Representation of the Forum

Representation of the Forum in an Earthquake from the House of Caecilius Jucundus. Image by Carole Raddato from FRANKFURT, Germany, CC BY-SA 2.0, via Wikimedia Commons

3) Still Life Paintings of Perishables in the Market Building and in Homes

Still-life paintings of combinations of produce, mostly perishables, have been found both in the Market Building (or Macellum) and in the homes of Pompeians, including within the Praedia of Julia Felix. Today, in the National Archaeological Museum in Naples – a whole wall is preserved with from this house with four still life panels, one of bread, a second of fish, a third of eggs and game birds and a final one of money and writing materials for accounting for expenditure. It is striking that these images are found both in the Market Building (Macellum), where we know perishables were for sale from bones discovered in drains.

Still Life Paintings

Drawing of the Still Life Frescos from the Praedia Julia Felix, published in the 18th century. Image by Fondo Antiguo de la Biblioteca de la Universidad de Sevilla from Sevilla, España, CC BY 2.0, via Wikimedia Commons

4) Women and Children in the Forum

The frieze from the Praedia Julia Felix represents the action of sellers and shoppers. Most of the sellers are men, whereas the shoppers are female adults often accompanied by children. This is important evidence that places women and children in the forum and also purchasing goods to incorporate into their homes. This has implications for how the archaeological record was formed -women as shoppers added to the material objects of a household. Hence, when we examine the objects found in a Pompeian house, we need to think how those objects were acquired in antiquity, either via inheritance or through the action of shopping. This causes women to have agency in the creation of their houseful of objects. Thus, although Roman society was deeply patriarchal, there was a place for women to have agency in the creation of a houseful of goods. The Still-Life fresco of money and writing instruments from the Praedia of Julia Felix is particularly relevant, when contemplating the lives of women running households and recording the expenditure of their household, including that of simply purchasing goods via shopping.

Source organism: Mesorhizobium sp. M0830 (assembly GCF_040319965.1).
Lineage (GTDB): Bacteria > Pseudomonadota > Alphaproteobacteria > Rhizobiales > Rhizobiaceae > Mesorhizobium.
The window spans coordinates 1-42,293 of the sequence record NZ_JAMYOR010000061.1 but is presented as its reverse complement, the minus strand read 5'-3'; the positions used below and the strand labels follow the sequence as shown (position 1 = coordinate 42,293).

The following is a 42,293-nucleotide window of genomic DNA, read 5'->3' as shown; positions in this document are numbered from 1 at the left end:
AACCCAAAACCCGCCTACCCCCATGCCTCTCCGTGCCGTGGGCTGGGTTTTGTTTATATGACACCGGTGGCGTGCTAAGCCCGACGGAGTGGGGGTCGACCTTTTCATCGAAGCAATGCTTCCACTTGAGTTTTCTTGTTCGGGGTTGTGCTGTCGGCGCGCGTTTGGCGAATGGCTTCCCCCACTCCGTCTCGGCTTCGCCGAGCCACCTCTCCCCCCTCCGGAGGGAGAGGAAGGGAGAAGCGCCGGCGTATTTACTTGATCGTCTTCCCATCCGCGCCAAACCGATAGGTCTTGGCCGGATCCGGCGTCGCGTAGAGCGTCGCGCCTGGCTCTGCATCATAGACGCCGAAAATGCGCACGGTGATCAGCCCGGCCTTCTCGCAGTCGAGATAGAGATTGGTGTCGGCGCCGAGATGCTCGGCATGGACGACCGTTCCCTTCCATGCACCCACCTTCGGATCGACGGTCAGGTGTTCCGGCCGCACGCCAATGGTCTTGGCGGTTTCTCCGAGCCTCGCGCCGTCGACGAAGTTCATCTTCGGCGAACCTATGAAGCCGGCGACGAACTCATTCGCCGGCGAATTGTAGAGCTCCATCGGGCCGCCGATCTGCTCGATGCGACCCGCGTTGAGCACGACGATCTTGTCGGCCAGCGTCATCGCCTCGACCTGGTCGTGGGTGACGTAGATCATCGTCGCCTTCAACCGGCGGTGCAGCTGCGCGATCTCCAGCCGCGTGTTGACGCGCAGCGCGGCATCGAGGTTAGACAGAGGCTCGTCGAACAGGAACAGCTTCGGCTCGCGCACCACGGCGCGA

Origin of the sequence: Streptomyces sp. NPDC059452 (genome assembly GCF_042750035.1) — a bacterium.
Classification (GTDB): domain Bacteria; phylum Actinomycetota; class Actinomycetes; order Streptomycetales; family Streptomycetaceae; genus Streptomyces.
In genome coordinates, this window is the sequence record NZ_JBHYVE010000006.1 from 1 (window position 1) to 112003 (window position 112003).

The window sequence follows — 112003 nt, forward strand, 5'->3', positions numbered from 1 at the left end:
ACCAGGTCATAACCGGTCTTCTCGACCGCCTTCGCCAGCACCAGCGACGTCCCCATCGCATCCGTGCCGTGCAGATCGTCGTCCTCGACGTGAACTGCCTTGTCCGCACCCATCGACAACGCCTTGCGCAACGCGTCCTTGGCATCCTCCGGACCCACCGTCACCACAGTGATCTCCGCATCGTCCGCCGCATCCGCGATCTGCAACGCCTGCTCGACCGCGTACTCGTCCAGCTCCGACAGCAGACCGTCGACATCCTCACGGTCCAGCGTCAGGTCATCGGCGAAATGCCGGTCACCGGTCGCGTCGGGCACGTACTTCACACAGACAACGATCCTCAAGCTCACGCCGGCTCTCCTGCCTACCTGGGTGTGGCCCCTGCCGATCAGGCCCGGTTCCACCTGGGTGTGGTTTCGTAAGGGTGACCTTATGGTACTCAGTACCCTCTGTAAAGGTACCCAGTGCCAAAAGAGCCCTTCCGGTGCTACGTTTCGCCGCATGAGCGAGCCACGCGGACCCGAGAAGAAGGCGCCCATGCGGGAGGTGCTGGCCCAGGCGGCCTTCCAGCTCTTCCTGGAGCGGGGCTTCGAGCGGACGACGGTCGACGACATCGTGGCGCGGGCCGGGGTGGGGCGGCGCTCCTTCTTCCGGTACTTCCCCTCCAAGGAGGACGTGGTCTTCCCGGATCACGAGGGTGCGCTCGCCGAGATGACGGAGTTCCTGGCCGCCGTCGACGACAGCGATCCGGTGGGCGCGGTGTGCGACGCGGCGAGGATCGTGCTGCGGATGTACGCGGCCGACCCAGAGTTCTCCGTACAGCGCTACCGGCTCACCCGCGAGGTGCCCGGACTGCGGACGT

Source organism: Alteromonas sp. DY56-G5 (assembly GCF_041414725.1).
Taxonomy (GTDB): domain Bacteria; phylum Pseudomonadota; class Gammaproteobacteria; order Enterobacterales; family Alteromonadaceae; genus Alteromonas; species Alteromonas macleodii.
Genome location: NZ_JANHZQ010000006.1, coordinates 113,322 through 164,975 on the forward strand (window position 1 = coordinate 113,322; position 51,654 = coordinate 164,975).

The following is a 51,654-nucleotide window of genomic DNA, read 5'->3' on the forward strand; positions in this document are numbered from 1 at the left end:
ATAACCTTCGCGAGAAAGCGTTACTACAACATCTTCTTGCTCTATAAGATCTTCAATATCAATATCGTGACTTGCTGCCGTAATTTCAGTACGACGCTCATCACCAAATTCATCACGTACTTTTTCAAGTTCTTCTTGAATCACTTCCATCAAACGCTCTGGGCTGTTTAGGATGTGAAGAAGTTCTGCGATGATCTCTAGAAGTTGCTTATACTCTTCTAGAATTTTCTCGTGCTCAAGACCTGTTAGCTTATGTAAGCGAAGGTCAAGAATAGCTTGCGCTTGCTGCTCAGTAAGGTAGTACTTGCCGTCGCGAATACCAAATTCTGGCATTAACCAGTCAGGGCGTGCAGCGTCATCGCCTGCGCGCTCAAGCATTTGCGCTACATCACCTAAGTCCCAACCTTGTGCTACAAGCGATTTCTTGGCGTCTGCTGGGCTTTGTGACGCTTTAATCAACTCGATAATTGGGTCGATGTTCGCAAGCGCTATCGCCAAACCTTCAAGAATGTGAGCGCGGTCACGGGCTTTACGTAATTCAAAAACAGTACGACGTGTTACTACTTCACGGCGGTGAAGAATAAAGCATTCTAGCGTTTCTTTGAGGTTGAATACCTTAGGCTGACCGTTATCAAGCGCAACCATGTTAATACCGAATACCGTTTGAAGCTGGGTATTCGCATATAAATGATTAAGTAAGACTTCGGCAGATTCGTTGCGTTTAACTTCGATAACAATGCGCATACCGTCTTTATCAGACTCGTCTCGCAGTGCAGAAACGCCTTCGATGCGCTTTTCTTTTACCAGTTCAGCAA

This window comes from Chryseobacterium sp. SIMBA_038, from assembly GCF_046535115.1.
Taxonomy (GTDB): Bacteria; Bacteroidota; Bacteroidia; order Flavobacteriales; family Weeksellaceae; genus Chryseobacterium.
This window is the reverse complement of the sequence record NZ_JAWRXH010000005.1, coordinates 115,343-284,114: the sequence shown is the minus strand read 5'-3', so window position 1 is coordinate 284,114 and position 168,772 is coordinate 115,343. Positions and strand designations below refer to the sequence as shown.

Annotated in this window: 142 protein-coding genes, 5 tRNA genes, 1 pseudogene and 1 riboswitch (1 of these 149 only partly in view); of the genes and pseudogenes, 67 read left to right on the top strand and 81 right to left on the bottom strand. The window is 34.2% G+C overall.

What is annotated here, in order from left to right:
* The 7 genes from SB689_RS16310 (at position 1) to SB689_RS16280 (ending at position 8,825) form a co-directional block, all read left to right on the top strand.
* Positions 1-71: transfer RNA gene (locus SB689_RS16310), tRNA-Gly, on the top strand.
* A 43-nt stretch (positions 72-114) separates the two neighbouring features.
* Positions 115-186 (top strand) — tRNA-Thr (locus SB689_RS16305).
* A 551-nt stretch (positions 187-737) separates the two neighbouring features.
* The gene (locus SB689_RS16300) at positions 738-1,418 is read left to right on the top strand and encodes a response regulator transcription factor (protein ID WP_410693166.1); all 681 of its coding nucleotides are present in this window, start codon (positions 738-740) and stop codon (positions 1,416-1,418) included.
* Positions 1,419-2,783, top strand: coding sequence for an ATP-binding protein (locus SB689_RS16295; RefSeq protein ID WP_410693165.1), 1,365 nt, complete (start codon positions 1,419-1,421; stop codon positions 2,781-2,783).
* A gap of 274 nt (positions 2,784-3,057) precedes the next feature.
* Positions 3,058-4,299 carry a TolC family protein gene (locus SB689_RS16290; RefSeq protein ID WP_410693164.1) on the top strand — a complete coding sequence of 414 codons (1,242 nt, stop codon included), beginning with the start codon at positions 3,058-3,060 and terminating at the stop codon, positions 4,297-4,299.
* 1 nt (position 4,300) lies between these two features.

Still-Life Fresco

Still-Life of Money and Accounting from the Praedia of Julia Felix Image by Following Hadrian, CC BY-SA 2.0, via Wikimedia Commons

5) Slave Auctions and the Role of Criers in the Soundscape of the City

Shopping in antiquity also involved the buying of slaves – humans but legally possessions of others in antiquity. Lisa Fentress posited the theory that the largest building in Pompeii’s forum, known today as the Eumachia building, could have been utilised as a structure for slave auctions with space to display the human goods on sale. Article is behind a pay wall, but you could request a copy from the author via this link, if you do not have access via a Uni Library. We placed in front of this building in the film, the figure of the crier or praeco advertising the auction of slaves. Sarah E. Bond has shown that these criers were an important part of the soundscape of the ancient city and, that, although not of high status these individuals served a key role in the functioning of cities. You can read the relevant chapter from Sarah’s book on criers and their role in the soundscape of the ancient city by clicking on this link.

The Eumachia Building in Pompeii